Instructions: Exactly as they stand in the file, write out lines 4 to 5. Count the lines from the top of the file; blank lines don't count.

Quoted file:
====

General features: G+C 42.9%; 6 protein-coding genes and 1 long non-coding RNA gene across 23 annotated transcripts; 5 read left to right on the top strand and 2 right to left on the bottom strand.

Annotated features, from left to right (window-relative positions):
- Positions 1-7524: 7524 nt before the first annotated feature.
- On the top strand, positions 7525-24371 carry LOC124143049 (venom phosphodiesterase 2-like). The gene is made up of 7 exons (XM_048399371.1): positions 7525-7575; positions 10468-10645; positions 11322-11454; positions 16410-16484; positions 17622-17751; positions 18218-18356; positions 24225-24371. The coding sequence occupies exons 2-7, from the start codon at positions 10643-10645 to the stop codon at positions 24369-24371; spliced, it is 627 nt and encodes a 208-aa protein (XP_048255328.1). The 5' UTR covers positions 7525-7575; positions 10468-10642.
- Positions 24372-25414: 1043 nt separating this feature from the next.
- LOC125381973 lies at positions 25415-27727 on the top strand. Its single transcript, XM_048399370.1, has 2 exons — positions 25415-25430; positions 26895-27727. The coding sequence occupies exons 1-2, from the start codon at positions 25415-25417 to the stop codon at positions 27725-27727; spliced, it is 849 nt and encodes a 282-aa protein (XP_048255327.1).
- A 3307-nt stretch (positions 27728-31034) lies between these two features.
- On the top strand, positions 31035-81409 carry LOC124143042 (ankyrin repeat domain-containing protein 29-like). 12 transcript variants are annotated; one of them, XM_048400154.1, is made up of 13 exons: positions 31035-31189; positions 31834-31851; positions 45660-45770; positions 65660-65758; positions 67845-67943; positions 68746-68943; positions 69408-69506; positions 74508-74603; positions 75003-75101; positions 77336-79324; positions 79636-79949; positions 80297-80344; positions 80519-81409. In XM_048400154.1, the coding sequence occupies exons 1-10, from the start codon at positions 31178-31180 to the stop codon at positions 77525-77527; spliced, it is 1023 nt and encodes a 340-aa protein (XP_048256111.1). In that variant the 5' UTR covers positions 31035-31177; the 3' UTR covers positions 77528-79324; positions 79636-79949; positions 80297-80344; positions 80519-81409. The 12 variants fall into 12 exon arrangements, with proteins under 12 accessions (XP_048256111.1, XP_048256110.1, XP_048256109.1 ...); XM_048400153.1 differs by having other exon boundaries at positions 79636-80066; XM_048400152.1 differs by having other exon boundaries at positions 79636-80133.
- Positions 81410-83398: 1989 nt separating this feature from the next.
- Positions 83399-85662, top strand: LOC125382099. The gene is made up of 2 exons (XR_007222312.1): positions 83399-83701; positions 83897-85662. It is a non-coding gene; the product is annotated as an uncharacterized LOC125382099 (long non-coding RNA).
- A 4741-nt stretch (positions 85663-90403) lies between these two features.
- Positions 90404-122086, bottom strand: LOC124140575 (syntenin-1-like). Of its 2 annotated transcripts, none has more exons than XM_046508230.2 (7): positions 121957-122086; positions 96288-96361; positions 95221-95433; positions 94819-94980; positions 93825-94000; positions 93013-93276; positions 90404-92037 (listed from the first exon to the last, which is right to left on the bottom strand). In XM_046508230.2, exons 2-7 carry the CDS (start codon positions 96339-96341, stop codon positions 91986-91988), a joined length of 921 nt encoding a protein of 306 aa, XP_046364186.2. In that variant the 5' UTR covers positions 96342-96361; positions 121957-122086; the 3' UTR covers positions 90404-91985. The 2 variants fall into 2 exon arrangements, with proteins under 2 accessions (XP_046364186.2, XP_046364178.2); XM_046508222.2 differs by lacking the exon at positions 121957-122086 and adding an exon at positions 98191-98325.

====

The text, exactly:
- On the top strand, positions 7525-24371 carry LOC124143049 (venom phosphodiesterase 2-like). The gene is made up of 7 exons (XM_048399371.1): positions 7525-7575; positions 10468-10645; positions 11322-11454; positions 16410-16484; positions 17622-17751; positions 18218-18356; positions 24225-24371. The coding sequence occupies exons 2-7, from the start codon at positions 10643-10645 to the stop codon at positions 24369-24371; spliced, it is 627 nt and encodes a 208-aa protein (XP_048255328.1). The 5' UTR covers positions 7525-7575; positions 10468-10642.
- Positions 24372-25414: 1043 nt separating this feature from the next.